Bill Brody ~ Artist

Tell us a little bit about your art and your process for creating it.

The working process for my large on location paintings is as follows:

I go into the field most often by bush plane with camping and painting gear. My canvas is transported rolled up into sewer pipe. My stretcher bars are of my own design refined over years of trial and error. I set up camp and then find a vantage point for my painting. The canvas is stretched and set up resting on top of a 5 gallon bucket and held in place with parachute cord and tent stakes. My canvas is clear primed linen. I sketch with charcoal made from Alaskan willow which I seal to the canvas using alkyd painting medium after which I paint in white highlights and sky forms.  When the sketch is dry, I apply glaze colors and then a weave of opaque lights and transparent darks. My goal is to capture something of what it was like to be there. Usually my foregrounds are detailed imagery based on what was right in front of me at my feet.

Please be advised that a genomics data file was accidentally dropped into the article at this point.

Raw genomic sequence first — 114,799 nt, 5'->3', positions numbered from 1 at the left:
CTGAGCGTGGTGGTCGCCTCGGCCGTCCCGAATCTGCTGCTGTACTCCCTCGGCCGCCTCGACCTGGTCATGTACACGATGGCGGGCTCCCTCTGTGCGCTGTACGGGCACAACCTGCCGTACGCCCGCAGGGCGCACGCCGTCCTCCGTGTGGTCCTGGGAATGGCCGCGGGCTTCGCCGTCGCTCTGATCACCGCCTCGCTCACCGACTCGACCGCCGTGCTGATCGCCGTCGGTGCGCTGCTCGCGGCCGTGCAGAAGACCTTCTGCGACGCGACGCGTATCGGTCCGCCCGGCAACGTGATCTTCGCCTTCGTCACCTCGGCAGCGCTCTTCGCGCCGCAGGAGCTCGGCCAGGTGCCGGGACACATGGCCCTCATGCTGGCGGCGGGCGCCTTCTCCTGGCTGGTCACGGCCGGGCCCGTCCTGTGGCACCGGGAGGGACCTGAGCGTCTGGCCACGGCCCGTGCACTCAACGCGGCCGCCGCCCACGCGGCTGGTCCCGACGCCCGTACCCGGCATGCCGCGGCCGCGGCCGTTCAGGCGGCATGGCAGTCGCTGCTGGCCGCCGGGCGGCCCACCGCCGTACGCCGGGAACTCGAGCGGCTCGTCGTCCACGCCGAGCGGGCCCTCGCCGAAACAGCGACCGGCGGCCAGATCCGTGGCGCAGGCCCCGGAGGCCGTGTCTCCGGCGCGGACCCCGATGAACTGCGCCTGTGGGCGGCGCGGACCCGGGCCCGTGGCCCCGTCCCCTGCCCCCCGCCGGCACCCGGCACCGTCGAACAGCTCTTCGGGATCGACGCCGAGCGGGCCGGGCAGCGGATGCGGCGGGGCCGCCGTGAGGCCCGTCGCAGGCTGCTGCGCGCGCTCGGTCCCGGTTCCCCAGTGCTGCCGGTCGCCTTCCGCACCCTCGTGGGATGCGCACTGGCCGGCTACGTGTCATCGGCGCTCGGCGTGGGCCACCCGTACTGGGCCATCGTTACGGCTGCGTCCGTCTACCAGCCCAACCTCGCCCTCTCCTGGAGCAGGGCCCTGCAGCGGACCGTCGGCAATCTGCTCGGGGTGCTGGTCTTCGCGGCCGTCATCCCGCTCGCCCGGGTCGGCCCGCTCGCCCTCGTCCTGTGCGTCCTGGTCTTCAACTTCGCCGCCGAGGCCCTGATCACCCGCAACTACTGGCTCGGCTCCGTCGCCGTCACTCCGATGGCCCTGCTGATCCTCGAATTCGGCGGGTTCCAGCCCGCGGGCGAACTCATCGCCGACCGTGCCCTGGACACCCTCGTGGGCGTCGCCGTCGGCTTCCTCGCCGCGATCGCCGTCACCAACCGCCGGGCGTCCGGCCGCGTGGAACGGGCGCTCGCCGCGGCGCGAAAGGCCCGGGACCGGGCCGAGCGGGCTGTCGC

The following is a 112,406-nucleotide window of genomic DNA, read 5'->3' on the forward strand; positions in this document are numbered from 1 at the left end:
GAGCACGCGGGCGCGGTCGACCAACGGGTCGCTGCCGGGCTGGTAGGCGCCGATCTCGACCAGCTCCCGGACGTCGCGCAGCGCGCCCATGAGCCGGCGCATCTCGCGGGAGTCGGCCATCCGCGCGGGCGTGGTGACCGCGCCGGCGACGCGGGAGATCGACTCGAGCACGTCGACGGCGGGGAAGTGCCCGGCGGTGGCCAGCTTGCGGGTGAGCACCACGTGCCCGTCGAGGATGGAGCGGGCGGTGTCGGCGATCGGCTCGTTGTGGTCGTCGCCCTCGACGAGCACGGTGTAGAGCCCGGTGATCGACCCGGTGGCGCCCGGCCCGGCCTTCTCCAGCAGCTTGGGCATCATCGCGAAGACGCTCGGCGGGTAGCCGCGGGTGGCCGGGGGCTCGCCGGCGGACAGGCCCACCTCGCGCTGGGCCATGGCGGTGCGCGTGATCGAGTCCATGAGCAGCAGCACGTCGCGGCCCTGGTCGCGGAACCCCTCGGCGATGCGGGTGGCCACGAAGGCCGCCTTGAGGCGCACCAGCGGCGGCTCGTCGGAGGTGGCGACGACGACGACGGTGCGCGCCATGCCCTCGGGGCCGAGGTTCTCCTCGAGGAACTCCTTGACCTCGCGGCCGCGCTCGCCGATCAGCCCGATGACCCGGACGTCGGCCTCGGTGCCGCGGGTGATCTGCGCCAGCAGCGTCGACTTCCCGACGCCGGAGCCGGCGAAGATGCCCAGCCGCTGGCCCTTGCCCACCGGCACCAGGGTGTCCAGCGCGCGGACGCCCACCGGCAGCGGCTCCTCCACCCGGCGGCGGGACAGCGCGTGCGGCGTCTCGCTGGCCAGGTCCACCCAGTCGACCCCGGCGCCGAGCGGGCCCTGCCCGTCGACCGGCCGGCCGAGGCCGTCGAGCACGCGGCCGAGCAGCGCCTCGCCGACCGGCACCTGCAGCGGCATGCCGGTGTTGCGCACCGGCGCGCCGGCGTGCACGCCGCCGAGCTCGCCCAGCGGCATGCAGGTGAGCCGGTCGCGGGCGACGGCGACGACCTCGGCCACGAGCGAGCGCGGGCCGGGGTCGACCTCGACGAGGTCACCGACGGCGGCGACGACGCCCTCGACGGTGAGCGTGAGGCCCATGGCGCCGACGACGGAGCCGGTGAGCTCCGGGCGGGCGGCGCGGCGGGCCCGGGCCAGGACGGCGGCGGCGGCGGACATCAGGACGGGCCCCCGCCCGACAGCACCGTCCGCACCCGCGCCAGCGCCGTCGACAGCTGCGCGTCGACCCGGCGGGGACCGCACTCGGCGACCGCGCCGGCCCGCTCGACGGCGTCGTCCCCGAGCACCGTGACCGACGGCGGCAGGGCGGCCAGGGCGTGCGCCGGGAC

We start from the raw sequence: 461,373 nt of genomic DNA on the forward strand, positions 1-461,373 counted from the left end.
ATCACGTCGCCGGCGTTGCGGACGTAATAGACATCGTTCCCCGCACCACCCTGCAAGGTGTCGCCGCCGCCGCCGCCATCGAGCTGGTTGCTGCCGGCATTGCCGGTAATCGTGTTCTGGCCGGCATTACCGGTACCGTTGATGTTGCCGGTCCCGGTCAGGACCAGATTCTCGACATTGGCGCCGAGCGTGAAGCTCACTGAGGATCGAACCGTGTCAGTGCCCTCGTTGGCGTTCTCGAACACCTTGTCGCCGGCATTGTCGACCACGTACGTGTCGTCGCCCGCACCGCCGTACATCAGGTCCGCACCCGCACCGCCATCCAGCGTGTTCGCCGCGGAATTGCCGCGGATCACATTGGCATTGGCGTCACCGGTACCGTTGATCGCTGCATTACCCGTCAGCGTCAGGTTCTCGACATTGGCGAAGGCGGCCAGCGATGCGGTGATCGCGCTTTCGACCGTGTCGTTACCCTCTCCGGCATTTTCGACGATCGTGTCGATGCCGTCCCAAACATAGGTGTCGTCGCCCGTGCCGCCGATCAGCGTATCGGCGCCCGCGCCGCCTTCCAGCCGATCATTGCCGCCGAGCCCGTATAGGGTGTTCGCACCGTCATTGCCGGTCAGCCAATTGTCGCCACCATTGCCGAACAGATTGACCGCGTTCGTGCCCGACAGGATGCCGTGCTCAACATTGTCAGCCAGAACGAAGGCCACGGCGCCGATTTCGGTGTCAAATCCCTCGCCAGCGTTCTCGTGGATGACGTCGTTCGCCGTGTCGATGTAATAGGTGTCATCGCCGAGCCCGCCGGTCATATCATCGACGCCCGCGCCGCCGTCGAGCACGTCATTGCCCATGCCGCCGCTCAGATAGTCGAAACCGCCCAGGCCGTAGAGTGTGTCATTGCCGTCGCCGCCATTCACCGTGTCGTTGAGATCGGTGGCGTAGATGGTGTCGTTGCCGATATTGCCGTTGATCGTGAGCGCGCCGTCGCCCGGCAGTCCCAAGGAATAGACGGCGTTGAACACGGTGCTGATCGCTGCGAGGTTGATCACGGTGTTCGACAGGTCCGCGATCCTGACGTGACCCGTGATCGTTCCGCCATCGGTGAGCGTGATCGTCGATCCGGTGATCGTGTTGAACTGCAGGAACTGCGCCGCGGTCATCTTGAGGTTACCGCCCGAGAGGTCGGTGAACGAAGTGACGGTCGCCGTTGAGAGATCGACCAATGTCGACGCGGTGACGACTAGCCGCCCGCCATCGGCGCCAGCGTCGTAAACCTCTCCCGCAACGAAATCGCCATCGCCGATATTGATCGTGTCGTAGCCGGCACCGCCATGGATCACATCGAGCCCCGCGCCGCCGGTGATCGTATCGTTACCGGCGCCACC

What is it about Alaska that inspires you?

I am driven to work in the Alaskan wilderness and have done so regularly since 1989. The places that call to me are rugged and remote, generally above the treeline. I don’t paint anything that shows the works of people; it’s all untouched nature. Clouds are important.

Where can we learn more about you or see more of your work? Is there anywhere that we find your prints and/or originals for sale?

You can find my work for sale at Stephan Fine Arts and Georgia Blue Gallery in Anchorage and at the Venue in Fairbanks. Fine Art America is where one might find reproductions of my paintings. I sell directly as well. In addition to paintings, I carve landscape designs into large sheets of metal, and I have an extensive inventory of large and detailed woodblock original prints.